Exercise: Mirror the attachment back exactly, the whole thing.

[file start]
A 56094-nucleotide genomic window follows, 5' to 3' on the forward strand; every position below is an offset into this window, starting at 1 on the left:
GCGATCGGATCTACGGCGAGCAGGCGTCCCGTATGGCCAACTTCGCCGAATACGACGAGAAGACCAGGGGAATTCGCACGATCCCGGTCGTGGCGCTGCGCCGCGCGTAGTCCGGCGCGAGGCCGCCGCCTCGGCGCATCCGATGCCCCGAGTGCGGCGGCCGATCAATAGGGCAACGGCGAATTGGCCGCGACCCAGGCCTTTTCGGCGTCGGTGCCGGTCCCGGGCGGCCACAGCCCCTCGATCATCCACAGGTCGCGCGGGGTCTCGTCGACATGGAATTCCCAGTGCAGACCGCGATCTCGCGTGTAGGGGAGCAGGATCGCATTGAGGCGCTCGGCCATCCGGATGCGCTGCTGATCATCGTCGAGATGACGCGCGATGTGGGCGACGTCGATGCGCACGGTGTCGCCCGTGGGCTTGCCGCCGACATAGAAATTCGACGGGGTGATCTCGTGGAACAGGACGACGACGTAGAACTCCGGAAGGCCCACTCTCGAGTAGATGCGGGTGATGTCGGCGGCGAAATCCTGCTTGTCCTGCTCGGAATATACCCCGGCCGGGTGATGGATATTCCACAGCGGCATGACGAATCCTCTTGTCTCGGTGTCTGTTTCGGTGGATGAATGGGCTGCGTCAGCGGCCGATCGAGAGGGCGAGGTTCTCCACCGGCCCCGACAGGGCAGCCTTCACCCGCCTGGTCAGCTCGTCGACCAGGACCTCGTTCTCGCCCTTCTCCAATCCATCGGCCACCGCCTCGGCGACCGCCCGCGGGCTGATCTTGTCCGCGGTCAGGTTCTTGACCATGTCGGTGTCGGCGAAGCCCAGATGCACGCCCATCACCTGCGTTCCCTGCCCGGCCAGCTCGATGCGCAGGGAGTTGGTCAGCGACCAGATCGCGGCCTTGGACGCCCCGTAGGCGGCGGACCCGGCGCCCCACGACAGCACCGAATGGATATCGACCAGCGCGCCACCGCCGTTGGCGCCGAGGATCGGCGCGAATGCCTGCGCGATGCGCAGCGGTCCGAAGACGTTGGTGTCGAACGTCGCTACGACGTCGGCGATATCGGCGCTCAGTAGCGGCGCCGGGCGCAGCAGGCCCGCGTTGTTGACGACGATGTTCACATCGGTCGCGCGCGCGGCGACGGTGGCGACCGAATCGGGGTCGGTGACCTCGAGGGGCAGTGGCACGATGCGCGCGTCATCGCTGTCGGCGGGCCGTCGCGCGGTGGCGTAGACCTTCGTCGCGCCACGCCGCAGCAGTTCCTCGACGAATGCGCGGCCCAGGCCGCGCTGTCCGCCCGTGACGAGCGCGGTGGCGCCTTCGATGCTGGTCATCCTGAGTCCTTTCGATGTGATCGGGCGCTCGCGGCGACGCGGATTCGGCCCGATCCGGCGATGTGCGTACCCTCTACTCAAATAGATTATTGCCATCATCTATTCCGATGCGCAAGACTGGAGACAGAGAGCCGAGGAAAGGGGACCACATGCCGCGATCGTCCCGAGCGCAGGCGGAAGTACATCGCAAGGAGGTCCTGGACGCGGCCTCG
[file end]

A 56094-nucleotide genomic window follows, 5' to 3' on the forward strand; every position below is an offset into this window, starting at 1 on the left:
GCGATCGGATCTACGGCGAGCAGGCGTCCCGTATGGCCAACTTCGCCGAATACGACGAGAAGACCAGGGGAATTCGCACGATCCCGGTCGTGGCGCTGCGCCGCGCGTAGTCCGGCGCGAGGCCGCCGCCTCGGCGCATCCGATGCCCCGAGTGCGGCGGCCGATCAATAGGGCAACGGCGAATTGGCCGCGACCCAGGCCTTTTCGGCGTCGGTGCCGGTCCCGGGCGGCCACAGCCCCTCGATCATCCACAGGTCGCGCGGGGTCTCGTCGACATGGAATTCCCAGTGCAGACCGCGATCTCGCGTGTAGGGGAGCAGGATCGCATTGAGGCGCTCGGCCATCCGGATGCGCTGCTGATCATCGTCGAGATGACGCGCGATGTGGGCGACGTCGATGCGCACGGTGTCGCCCGTGGGCTTGCCGCCGACATAGAAATTCGACGGGGTGATCTCGTGGAACAGGACGACGACGTAGAACTCCGGAAGGCCCACTCTCGAGTAGATGCGGGTGATGTCGGCGGCGAAATCCTGCTTGTCCTGCTCGGAATATACCCCGGCCGGGTGATGGATATTCCACAGCGGCATGACGAATCCTCTTGTCTCGGTGTCTGTTTCGGTGGATGAATGGGCTGCGTCAGCGGCCGATCGAGAGGGCGAGGTTCTCCACCGGCCCCGACAGGGCAGCCTTCACCCGCCTGGTCAGCTCGTCGACCAGGACCTCGTTCTCGCCCTTCTCCAATCCATCGGCCACCGCCTCGGCGACCGCCCGCGGGCTGATCTTGTCCGCGGTCAGGTTCTTGACCATGTCGGTGTCGGCGAAGCCCAGATGCACGCCCATCACCTGCGTTCCCTGCCCGGCCAGCTCGATGCGCAGGGAGTTGGTCAGCGACCAGATCGCGGCCTTGGACGCCCCGTAGGCGGCGGACCCGGCGCCCCACGACAGCACCGAATGGATATCGACCAGCGCGCCACCGCCGTTGGCGCCGAGGATCGGCGCGAATGCCTGCGCGATGCGCAGCGGTCCGAAGACGTTGGTGTCGAACGTCGCTACGACGTCGGCGATATCGGCGCTCAGTAGCGGCGCCGGGCGCAGCAGGCCCGCGTTGTTGACGACGATGTTCACATCGGTCGCGCGCGCGGCGACGGTGGCGACCGAATCGGGGTCGGTGACCTCGAGGGGCAGTGGCACGATGCGCGCGTCATCGCTGTCGGCGGGCCGTCGCGCGGTGGCGTAGACCTTCGTCGCGCCACGCCGCAGCAGTTCCTCGACGAATGCGCGGCCCAGGCCGCGCTGTCCGCCCGTGACGAGCGCGGTGGCGCCTTCGATGCTGGTCATCCTGAGTCCTTTCGATGTGATCGGGCGCTCGCGGCGACGCGGATTCGGCCCGATCCGGCGATGTGCGTACCCTCTACTCAAATAGATTATTGCCATCATCTATTCCGATGCGCAAGACTGGAGACAGAGAGCCGAGGAAAGGGGACCACATGCCGCGATCGTCCCGAGCGCAGGCGGAAGTACATCGCAAGGAGGTCCTGGACGCGGCCTCG